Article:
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Monument Valley is an Escher-inspired iOS treat

We're big fans of the work of M.C. Escher at Creative Bloq; his impossible landscapes and twisted geometric patterns are beautiful and intriguing, and time spent gazing at them is never wasted. And so we were delighted to get our hands on ustwo's Monument Valley; not only is this new game one of the best iPhone apps available right now (it's just as lovely on the iPad too), it's also a brilliant piece of experimental design that's clearly inspired by Escher's reality-mangling work.

So what is it? It's a brain-troubling puzzle game where you explore a number of gorgeously-realised isometric 3D worlds. Getting around is simple; you tap on the ground to tell your little character where to go, and as you progress there you'll need to alter the layout of the world to get any further.

Switches will cause chunks of landscape to slide into view, making previous barriers easily traversable. There are whole pieces of scenery that you can move around yourself in certain places, often rotating them in three dimensions.

Something's not quite right there...

Something's not quite right there...

That's where things get really interesting, because in complete violation of the way you expect the world to behave, you can sometimes make an impassable gap disappear completely by revolving the world so that two separate paths meet up, and if they appear to meet up you can walk straight between them. It's an impossible yet excellent confusion of 2D and 3D, just like Escher's best work.

Mind the gap. Except there isn't one. What?

Mind the gap. Except there isn't one. What?

Monument Valley's full of little perception-troubling moments like this; it's lovely to activate a switch and see vast chunks of world unfold and extend, like in some crazy isometric version of Inception. Our very favourite level starts off as a small cube and ends up unfolded and expanded across the whole screen.

It's gentle fun in which you never get killed; the worse thing that happens is that you get shouted at by bothersome crows. The puzzles are tricky but not too taxing; you'll never end up completely stumped for too long.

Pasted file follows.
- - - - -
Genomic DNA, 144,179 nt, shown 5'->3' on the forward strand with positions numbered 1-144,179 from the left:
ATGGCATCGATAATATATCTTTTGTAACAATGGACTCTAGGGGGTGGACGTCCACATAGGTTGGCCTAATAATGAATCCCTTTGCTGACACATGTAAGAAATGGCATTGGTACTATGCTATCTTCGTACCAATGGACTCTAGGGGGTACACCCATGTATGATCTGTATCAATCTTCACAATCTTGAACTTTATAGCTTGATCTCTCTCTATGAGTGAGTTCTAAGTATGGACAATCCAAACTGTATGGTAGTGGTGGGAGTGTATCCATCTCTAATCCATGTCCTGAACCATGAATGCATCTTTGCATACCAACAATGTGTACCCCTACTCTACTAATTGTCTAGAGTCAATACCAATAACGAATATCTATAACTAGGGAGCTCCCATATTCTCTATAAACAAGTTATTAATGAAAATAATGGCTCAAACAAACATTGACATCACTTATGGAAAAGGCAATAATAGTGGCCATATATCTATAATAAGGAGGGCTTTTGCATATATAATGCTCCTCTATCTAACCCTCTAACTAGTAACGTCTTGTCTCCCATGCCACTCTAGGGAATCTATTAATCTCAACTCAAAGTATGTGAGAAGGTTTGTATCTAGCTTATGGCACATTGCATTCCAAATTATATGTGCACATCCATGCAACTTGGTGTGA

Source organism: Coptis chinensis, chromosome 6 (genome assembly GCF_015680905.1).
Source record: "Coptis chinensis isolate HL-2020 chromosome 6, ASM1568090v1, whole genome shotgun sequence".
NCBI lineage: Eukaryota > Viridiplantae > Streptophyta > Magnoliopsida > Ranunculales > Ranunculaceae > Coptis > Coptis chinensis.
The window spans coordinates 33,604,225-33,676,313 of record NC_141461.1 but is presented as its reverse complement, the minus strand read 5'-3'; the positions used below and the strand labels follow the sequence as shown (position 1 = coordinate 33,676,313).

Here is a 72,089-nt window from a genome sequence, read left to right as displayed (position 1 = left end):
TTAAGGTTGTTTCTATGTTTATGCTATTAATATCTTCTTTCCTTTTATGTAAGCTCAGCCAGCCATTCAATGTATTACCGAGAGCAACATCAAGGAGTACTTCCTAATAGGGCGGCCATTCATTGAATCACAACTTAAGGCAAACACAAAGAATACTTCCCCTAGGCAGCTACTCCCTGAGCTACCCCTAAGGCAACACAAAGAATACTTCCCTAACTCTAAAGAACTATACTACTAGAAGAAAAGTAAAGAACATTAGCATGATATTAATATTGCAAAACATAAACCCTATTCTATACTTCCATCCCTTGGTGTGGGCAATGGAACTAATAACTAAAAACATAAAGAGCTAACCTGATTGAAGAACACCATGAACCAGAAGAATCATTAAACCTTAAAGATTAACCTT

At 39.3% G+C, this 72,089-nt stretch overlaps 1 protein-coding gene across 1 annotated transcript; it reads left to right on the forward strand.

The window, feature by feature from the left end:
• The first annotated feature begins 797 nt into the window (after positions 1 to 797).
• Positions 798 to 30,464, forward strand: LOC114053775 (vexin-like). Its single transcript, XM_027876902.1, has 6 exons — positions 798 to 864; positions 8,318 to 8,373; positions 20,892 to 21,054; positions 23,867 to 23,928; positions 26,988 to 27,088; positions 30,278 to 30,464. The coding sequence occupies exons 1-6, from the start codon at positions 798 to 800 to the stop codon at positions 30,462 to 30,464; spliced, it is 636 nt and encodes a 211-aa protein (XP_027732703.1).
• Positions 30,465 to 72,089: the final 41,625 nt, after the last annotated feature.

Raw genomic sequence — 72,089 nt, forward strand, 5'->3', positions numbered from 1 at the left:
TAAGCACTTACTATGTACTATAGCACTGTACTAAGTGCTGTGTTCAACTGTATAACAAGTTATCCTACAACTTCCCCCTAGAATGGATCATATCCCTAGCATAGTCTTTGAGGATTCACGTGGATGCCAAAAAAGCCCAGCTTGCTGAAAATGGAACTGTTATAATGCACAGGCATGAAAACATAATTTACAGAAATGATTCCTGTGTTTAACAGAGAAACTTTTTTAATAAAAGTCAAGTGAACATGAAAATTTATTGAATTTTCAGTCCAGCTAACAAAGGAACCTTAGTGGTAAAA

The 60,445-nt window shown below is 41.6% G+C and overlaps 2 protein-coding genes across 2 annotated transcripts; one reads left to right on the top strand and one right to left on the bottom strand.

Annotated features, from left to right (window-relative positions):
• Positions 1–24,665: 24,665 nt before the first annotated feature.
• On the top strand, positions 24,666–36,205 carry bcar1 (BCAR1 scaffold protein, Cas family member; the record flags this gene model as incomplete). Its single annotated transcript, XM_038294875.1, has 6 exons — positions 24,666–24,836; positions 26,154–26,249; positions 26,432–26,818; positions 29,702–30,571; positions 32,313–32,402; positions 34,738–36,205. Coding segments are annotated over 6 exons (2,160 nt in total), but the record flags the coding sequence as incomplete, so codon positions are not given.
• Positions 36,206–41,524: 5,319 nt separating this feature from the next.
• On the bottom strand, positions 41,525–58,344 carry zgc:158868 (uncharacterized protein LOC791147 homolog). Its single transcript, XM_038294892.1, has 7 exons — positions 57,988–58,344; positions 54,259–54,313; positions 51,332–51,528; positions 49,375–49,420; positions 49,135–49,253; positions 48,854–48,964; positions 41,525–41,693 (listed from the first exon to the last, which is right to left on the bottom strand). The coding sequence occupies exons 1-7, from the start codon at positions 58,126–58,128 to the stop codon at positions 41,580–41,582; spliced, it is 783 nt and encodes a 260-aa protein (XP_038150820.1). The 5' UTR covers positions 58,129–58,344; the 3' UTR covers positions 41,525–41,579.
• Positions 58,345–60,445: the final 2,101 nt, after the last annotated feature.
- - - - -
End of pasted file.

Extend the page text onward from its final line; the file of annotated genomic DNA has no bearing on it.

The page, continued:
Our main criticism is that it's not an especially long-lasting game. We ambled through it in maybe a couple of hours, and once it's over we're not sure you'll want to play through it again; solving the same puzzles just isn't as much fun the second time round.

Monument Valley's full of geometric impossibility like this. Best just to accept it and move on.

Monument Valley's full of geometric impossibility like this. Best just to accept it and move on.

However, the journey through Monument Valley's enchanting and intricate worlds is so thoroughly entertaining and absorbing that it's hard to get too upset about the lack of replayability. Enjoy the trip while it lasts; it's brief but utterly, Escherly superb.

Ever wondered how to design an app? Take a look behind the scenes of Monument Valley.

Key info

  • Works with: iPhone, iPad
  • Price: $3.99/£2.49
  • Developer: ustwo
  • Version: 1.0.3
  • App size: 147 MB
  • Age rating: 4+

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Jim McCauley is a writer, performer and cat-wrangler who started writing professionally way back in 1995 on PC Format magazine, and has been covering technology-related subjects ever since, whether it's hardware, software or videogames. A chance call in 2005 led to Jim taking charge of Computer Arts' website and developing an interest in the world of graphic design, and eventually led to a move over to the freshly-launched Creative Bloq in 2012. Jim now works as a freelance writer for sites including Creative Bloq, T3 and PetsRadar, specialising in design, technology, wellness and cats, while doing the occasional pantomime and street performance in Bath and designing posters for a local drama group on the side.

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